Among the first members of the programming staff who underwent screening by Major Everitt were Axel Eggebrecht and Peter von Zahn. Both later went on to become well-known radio journalists. As an editorial duo, they could not have been more different. Axel Eggebrecht was an independent leftist intellectual without any party affiliation; Peter von Zahn, who had received a strictly conservative upbringing that had instilled a sense of class honor in him, had been a military officer and war correspondent during the “Third Reich.” According to Eggebrecht, during his job interview he said to Everitt: “Can we agree on the wording that you won the war for us? For those who never said yes to this Nazi regime from beginning to end […]. Now we can finally speak.” Axel Eggebrecht, Der halbe Weg. Zwischenblanz einer Epoche, Reinbek 1981, p. 320. In his autobiography Peter von Zahn gave a sympathetic portrait of his former Controller Everitt. Both men being pipe smokers, they immediately hit it off with each other and developed a lifelong friendship. “We were […] close friends. In those first weeks of peace […] we became comrades during the beginnings of building a democratic Germany,” Eberstadt said at Peter von Zahn's funeral service in 2001 in Hamburg, and he continued to say: “Despite all that Peter went on to achieve later on, I believe he always looked back at the year 1945-46 as the most productive twelve months of his long working life. And I feel the same.” Walter Albert Eberstadt, Obituary for Peter von Zahn, August 6, 2001 [typescript], Forschungsstelle Mediengeschichte, Hamburg.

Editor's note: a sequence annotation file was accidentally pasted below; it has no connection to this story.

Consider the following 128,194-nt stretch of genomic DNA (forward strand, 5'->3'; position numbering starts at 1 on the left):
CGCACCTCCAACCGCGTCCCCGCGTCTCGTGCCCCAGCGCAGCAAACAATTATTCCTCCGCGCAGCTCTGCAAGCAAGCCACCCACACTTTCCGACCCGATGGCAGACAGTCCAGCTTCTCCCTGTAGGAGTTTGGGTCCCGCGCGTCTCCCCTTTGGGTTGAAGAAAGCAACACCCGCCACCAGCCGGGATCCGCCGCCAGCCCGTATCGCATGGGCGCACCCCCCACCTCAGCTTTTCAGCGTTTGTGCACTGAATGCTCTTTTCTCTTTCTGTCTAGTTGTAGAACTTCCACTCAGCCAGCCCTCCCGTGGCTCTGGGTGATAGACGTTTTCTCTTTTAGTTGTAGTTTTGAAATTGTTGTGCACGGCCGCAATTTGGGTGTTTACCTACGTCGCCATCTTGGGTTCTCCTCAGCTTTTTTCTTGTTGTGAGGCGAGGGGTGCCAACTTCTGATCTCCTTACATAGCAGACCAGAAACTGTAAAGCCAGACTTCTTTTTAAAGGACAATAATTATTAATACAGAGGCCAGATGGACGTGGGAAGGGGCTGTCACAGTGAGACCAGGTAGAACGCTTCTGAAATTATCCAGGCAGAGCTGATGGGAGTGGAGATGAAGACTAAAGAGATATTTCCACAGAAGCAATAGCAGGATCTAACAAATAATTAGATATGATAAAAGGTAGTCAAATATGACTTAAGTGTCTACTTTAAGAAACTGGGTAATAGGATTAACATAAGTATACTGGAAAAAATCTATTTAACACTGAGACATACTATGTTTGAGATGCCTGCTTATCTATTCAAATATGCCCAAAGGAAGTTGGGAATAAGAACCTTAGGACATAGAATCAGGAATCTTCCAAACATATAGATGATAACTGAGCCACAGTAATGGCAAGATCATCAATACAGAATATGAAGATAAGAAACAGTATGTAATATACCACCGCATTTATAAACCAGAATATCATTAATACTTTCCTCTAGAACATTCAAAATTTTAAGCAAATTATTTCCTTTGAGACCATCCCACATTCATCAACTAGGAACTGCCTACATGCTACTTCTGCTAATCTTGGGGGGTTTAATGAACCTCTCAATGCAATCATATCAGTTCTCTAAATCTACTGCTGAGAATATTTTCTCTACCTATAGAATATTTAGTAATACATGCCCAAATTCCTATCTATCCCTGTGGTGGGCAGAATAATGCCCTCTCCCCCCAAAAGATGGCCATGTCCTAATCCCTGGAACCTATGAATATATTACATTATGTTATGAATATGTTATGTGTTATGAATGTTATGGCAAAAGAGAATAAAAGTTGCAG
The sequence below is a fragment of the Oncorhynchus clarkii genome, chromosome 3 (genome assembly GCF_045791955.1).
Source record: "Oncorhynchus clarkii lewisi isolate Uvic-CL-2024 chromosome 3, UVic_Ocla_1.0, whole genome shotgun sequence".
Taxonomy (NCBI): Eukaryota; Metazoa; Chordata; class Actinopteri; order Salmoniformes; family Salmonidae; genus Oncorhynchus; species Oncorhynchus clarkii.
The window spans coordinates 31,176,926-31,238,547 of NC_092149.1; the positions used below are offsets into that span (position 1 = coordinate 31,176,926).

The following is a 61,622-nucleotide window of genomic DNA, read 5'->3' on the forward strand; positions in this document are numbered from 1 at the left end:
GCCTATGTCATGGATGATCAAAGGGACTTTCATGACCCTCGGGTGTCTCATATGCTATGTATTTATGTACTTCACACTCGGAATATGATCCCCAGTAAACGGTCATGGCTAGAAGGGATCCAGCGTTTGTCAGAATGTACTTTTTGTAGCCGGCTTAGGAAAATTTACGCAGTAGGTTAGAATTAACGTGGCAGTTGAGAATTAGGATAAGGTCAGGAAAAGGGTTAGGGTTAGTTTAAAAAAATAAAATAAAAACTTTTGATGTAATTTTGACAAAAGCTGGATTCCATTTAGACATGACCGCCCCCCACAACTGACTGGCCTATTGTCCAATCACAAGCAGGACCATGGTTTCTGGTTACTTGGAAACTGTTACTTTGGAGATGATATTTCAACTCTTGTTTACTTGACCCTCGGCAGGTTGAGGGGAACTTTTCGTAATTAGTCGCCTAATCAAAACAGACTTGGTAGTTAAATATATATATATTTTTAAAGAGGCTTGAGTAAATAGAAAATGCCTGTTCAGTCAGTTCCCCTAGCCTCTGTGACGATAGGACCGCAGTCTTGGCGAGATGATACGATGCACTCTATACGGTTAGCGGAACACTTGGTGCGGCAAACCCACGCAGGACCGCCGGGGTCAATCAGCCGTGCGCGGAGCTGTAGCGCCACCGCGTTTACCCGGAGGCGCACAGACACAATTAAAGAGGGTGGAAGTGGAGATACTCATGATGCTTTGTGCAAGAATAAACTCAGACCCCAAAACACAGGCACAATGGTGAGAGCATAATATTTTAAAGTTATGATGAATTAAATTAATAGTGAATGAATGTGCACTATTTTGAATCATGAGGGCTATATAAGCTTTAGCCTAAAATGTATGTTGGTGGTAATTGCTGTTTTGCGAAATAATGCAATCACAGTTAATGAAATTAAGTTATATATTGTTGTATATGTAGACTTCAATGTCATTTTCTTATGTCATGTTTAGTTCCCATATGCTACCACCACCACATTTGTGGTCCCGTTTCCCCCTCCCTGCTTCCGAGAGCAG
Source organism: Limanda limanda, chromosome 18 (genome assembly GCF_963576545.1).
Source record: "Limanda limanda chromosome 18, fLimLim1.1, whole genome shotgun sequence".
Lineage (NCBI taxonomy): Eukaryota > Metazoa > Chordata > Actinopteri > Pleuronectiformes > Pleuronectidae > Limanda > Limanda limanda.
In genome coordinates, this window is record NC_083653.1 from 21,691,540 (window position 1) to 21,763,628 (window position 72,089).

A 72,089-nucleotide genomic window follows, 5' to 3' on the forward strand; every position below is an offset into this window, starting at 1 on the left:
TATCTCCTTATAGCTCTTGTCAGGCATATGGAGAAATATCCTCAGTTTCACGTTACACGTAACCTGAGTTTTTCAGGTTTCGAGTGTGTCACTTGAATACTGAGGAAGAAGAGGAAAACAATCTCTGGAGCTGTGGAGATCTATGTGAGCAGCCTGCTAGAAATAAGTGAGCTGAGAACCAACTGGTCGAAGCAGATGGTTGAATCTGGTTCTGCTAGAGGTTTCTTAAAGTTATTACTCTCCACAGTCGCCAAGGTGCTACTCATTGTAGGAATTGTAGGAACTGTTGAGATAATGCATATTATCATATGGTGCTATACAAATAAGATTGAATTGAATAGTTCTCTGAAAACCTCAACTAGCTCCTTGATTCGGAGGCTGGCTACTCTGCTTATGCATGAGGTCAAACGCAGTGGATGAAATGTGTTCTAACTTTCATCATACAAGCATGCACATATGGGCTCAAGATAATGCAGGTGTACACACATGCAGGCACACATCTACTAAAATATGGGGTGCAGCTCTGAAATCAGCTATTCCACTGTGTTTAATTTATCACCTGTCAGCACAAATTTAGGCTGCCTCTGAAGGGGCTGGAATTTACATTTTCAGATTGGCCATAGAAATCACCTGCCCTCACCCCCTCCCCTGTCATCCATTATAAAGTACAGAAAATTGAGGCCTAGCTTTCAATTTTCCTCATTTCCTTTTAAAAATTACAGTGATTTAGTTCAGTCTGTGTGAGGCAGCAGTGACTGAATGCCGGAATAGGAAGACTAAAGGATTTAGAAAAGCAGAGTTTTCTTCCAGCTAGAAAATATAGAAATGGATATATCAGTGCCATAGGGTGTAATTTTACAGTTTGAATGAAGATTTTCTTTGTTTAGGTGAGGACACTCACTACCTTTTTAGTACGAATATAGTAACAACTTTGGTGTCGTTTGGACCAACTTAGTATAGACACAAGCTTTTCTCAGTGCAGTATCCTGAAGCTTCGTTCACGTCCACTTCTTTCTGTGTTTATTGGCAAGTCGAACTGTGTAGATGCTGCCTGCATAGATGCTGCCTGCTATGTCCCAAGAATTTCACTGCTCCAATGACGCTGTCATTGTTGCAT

Everitt's access authorization for the broadcasting studios at Rothenbaumchaussee was only issued in February 1946. Therefore it certainly was not the first document of its kind that controllers and all the newly hired German staff members had to present to the security guards posted in front of the building. Everitt's pass does not even bear his own signature, as was usually required. He only used this pass for a short time. For even before it expired on June 30, 1946 he quit the service in early summer 1946. The British Control Commission in Germany / British Element (CCG /BE) had to save money. Due to their successful policy of finding and hiring German staff, the occupation authorities were able to reduce their own personnel. Thus Eberstadt's / Everitt's significant contribution to the establishment of a democratic broadcasting service in Hamburg spanned only a short period of time of less than a year.